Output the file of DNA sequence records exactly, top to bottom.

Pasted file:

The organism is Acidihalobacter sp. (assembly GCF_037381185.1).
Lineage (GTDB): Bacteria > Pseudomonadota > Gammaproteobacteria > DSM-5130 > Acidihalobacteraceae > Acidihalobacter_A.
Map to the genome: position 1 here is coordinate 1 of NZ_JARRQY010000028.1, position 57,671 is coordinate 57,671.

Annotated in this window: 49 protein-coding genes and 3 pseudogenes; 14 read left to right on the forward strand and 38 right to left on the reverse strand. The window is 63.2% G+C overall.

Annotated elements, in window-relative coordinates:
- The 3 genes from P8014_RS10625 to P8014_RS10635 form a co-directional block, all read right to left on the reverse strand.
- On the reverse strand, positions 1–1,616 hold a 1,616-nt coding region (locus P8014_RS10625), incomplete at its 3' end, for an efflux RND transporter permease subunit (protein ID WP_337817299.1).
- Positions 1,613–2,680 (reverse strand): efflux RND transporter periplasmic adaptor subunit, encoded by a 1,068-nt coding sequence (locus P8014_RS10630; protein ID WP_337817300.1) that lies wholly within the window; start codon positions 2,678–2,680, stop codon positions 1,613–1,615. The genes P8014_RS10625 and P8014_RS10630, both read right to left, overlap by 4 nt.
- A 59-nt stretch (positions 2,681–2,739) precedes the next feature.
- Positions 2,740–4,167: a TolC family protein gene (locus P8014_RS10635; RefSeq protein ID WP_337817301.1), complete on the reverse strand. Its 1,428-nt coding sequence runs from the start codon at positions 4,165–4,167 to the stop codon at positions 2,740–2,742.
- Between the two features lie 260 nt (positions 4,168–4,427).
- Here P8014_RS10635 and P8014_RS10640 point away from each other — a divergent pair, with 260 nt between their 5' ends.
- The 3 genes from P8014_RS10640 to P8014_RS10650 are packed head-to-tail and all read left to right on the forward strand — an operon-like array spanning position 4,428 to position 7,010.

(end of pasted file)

The organism is Acidihalobacter sp. (assembly GCF_037381185.1).
Lineage (GTDB): Bacteria > Pseudomonadota > Gammaproteobacteria > DSM-5130 > Acidihalobacteraceae > Acidihalobacter_A.
Map to the genome: position 1 here is coordinate 1 of NZ_JARRQY010000028.1, position 57,671 is coordinate 57,671.

Annotated in this window: 49 protein-coding genes and 3 pseudogenes; 14 read left to right on the forward strand and 38 right to left on the reverse strand. The window is 63.2% G+C overall.

Annotated elements, in window-relative coordinates:
- The 3 genes from P8014_RS10625 to P8014_RS10635 form a co-directional block, all read right to left on the reverse strand.
- On the reverse strand, positions 1–1,616 hold a 1,616-nt coding region (locus P8014_RS10625), incomplete at its 3' end, for an efflux RND transporter permease subunit (protein ID WP_337817299.1).
- Positions 1,613–2,680 (reverse strand): efflux RND transporter periplasmic adaptor subunit, encoded by a 1,068-nt coding sequence (locus P8014_RS10630; protein ID WP_337817300.1) that lies wholly within the window; start codon positions 2,678–2,680, stop codon positions 1,613–1,615. The genes P8014_RS10625 and P8014_RS10630, both read right to left, overlap by 4 nt.
- A 59-nt stretch (positions 2,681–2,739) precedes the next feature.
- Positions 2,740–4,167: a TolC family protein gene (locus P8014_RS10635; RefSeq protein ID WP_337817301.1), complete on the reverse strand. Its 1,428-nt coding sequence runs from the start codon at positions 4,165–4,167 to the stop codon at positions 2,740–2,742.
- Between the two features lie 260 nt (positions 4,168–4,427).
- Here P8014_RS10635 and P8014_RS10640 point away from each other — a divergent pair, with 260 nt between their 5' ends.
- The 3 genes from P8014_RS10640 to P8014_RS10650 are packed head-to-tail and all read left to right on the forward strand — an operon-like array spanning position 4,428 to position 7,010.